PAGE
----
BoJack Horseman/Netflix

‘BoJack Horseman’ season 4 finds its heart and gets political

Where's BoJack? The latest season draws it out.


Audra Schroeder


Posted on Sep 8, 2017   Updated on May 22, 2021, 6:08 pm CDT

The promotional materials for BoJack Horseman season 4 ask, “Where’s BoJack?” In the first episode, he’s nowhere to be found, but one of his favorite subjects is: the past. We rejoin the Netflix original series in 1992, when his star-making sitcom Horsin’ Around apparently experimented with Vincent D’Onofrio as the lead.

This is the pop-culture-laced world of BoJack Horseman, the id of show business cleaved open and heaved out of over three seasons in which BoJack (voice by Will Arnett) attempts to find life and fight demons after the flicker of fame has died out. After a dark season 3 finale, BoJack is doing some soul-searching in the desert, as a cover of America’s “A Horse With No Name” bluntly illustrates.

But for season 4 to work, BoJack has to not be a garbage horse-person—he needs to grow somehow. Enter BoJack’s long-lost daughter Hollyhock (Aparna Nancherla), who breaks down some of his defensiveness and helps him reconnect with his estranged mother, Beatrice (Wendie Malick). This is the heart of the season, the emotional core the series had to embrace, and it’s (mostly) artfully done, especially a later episode that explores Beatrice’s early life.

bojack horseman season 4
Photo via Netflix

While season 4 continues the previous season’s pivot toward supporting characters and telling more emotional stories, a second storyline adds another layer. Ever-oblivious pup Mr. Peanutbutter (Paul F. Tompkins) challenges California Gov. Woodchuck Coodchuck Berkowitz to a literal race for governor, and his campaign manager Katrina plots devious ways to manipulate public opinion (and Mr. Peanutbutter). It nods to the ridiculousness of the 2016 election, its chest-puffing and truth-splitting, without mirroring it too closely.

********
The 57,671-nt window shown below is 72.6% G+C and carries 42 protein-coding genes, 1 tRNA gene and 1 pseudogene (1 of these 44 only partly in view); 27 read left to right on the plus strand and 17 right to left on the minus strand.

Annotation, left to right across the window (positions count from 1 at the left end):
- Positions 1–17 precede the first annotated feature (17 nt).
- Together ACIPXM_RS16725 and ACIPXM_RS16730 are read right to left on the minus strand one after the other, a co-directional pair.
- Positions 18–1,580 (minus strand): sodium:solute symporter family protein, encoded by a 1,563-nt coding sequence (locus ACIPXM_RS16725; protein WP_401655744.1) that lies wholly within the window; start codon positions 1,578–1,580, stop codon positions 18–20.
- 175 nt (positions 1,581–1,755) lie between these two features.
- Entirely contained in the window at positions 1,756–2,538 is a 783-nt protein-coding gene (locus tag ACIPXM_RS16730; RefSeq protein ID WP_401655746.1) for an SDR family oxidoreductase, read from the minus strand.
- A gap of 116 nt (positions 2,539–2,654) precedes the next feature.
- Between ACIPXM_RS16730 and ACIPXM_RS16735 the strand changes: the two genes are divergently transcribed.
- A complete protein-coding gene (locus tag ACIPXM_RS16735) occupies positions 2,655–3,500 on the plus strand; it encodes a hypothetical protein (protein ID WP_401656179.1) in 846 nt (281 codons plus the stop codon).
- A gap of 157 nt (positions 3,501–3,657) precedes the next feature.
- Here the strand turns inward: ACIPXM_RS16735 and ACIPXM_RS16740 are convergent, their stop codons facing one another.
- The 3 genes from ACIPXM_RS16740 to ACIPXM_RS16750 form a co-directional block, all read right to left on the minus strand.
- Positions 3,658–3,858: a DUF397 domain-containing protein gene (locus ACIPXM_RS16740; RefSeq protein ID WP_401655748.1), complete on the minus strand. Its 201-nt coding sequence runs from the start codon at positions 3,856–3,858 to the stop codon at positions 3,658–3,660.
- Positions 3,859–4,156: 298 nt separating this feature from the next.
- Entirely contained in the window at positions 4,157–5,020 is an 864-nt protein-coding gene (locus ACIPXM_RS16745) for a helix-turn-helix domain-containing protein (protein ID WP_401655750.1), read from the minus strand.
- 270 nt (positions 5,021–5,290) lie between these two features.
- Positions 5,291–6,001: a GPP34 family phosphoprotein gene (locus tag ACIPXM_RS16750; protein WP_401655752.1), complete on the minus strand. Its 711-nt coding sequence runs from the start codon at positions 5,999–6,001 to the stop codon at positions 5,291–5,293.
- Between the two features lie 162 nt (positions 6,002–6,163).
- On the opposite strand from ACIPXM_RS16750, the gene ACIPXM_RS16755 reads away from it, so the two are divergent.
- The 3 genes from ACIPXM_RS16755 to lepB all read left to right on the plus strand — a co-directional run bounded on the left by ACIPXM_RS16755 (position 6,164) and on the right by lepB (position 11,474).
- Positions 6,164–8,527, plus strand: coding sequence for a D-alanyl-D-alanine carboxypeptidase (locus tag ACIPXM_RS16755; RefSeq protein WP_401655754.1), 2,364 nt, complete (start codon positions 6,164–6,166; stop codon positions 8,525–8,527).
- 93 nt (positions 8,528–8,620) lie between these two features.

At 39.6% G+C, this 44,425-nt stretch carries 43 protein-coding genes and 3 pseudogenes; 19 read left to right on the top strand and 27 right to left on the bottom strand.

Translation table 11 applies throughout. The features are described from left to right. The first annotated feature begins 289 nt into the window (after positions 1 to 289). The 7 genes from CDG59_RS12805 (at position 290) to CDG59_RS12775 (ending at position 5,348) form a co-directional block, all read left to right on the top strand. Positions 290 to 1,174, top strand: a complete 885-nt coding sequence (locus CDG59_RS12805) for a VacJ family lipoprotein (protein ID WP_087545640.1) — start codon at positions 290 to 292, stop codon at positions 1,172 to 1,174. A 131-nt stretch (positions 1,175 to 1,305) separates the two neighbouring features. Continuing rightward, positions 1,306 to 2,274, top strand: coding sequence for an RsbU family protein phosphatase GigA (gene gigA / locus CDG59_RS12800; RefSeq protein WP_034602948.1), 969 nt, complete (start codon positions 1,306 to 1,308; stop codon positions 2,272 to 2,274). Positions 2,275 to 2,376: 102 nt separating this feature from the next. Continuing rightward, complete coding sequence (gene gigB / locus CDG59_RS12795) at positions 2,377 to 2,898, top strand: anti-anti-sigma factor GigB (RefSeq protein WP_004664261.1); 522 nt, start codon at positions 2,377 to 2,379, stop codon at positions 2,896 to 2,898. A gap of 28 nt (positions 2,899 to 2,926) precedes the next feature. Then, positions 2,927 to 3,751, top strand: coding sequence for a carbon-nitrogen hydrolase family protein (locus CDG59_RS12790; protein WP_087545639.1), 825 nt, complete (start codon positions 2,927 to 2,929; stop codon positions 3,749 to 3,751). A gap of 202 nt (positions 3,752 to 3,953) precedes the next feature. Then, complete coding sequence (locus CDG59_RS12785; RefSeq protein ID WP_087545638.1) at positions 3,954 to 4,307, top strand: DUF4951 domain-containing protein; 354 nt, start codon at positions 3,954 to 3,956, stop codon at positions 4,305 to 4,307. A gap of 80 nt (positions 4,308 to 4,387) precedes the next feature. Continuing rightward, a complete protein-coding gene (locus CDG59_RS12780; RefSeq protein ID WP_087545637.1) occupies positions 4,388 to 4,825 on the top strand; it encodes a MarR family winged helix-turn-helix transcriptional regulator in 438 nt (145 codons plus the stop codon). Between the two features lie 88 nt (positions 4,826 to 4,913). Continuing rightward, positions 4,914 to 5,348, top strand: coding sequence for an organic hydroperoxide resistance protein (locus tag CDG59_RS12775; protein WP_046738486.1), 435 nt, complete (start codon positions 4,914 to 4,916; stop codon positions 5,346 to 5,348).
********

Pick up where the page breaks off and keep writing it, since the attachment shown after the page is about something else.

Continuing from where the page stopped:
But in BoJack’s world it seems less jarring, the spectacle of it all in line with the cartoon reality. Mr. Peanutbutter speaks of being a candidate who represents the regular people (the show’s Twitter account was turned into a faux platform for his campaign), and when wife Diane (Alison Brie) questions him about being a pro-fracking candidate, Peanutbutter counters: “Nothing anyone says during a campaign matters.”

There are other political threads: Diane works at a woman-focused new media company that banks on clickbait, and finds her voice when she starts carrying a gun: She now feels as safe as a man. But the punchline comes swiftly. BoJack Horseman’s ties to show business are less clear this time around. It feels like the show is reacting more to the world over the last year. It was wise to back off BoJack’s destructive depression, a thread for much of the series. He seems to be learning something, prompted by people who actually love and “get” him.

Where’s BoJack? By the end of the series, in a very different place than season 3.

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*First Published: Sep 8, 2017, 5:00 am CDT